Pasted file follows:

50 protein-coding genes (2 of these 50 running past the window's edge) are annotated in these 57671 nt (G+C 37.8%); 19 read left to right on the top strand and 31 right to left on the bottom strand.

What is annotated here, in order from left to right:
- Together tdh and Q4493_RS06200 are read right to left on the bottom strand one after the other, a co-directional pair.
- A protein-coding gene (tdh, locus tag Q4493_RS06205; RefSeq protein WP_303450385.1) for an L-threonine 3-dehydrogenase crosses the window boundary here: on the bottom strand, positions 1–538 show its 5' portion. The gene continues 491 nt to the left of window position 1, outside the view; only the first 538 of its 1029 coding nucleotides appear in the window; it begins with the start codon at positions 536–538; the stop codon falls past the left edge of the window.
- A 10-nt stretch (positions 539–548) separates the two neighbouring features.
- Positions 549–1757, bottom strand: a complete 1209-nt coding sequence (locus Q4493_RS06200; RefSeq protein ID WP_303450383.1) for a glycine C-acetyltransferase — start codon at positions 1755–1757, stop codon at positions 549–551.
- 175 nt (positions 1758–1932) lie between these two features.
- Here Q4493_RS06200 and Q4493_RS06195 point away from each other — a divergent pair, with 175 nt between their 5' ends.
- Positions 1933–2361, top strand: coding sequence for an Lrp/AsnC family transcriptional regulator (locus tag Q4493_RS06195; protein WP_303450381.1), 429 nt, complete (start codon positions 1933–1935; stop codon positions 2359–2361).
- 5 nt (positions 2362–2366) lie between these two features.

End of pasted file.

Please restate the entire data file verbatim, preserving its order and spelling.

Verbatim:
50 protein-coding genes (2 of these 50 running past the window's edge) are annotated in these 57671 nt (G+C 37.8%); 19 read left to right on the top strand and 31 right to left on the bottom strand.

What is annotated here, in order from left to right:
- Together tdh and Q4493_RS06200 are read right to left on the bottom strand one after the other, a co-directional pair.
- A protein-coding gene (tdh, locus tag Q4493_RS06205; RefSeq protein WP_303450385.1) for an L-threonine 3-dehydrogenase crosses the window boundary here: on the bottom strand, positions 1–538 show its 5' portion. The gene continues 491 nt to the left of window position 1, outside the view; only the first 538 of its 1029 coding nucleotides appear in the window; it begins with the start codon at positions 536–538; the stop codon falls past the left edge of the window.
- A 10-nt stretch (positions 539–548) separates the two neighbouring features.
- Positions 549–1757, bottom strand: a complete 1209-nt coding sequence (locus Q4493_RS06200; RefSeq protein ID WP_303450383.1) for a glycine C-acetyltransferase — start codon at positions 1755–1757, stop codon at positions 549–551.
- 175 nt (positions 1758–1932) lie between these two features.
- Here Q4493_RS06200 and Q4493_RS06195 point away from each other — a divergent pair, with 175 nt between their 5' ends.
- Positions 1933–2361, top strand: coding sequence for an Lrp/AsnC family transcriptional regulator (locus tag Q4493_RS06195; protein WP_303450381.1), 429 nt, complete (start codon positions 1933–1935; stop codon positions 2359–2361).
- 5 nt (positions 2362–2366) lie between these two features.